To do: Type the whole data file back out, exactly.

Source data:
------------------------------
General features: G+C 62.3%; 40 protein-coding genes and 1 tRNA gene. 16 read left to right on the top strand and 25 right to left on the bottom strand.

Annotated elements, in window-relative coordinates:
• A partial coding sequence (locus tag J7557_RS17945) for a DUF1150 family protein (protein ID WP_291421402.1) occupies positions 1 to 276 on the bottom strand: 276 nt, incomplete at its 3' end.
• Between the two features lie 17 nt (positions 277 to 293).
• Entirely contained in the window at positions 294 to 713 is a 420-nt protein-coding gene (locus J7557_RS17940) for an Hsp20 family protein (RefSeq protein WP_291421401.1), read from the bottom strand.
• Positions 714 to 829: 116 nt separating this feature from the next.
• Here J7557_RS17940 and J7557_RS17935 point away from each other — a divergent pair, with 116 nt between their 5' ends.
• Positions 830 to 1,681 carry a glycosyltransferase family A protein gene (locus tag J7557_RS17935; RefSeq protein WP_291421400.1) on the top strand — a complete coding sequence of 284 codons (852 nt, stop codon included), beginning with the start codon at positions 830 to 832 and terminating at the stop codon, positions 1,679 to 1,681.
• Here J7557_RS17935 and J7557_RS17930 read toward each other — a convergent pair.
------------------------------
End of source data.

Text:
General features: G+C 62.3%; 40 protein-coding genes and 1 tRNA gene. 16 read left to right on the top strand and 25 right to left on the bottom strand.

Annotated elements, in window-relative coordinates:
• A partial coding sequence (locus tag J7557_RS17945) for a DUF1150 family protein (protein ID WP_291421402.1) occupies positions 1 to 276 on the bottom strand: 276 nt, incomplete at its 3' end.
• Between the two features lie 17 nt (positions 277 to 293).
• Entirely contained in the window at positions 294 to 713 is a 420-nt protein-coding gene (locus J7557_RS17940) for an Hsp20 family protein (RefSeq protein WP_291421401.1), read from the bottom strand.
• Positions 714 to 829: 116 nt separating this feature from the next.
• Here J7557_RS17940 and J7557_RS17935 point away from each other — a divergent pair, with 116 nt between their 5' ends.
• Positions 830 to 1,681 carry a glycosyltransferase family A protein gene (locus tag J7557_RS17935; RefSeq protein WP_291421400.1) on the top strand — a complete coding sequence of 284 codons (852 nt, stop codon included), beginning with the start codon at positions 830 to 832 and terminating at the stop codon, positions 1,679 to 1,681.
• Here J7557_RS17935 and J7557_RS17930 read toward each other — a convergent pair.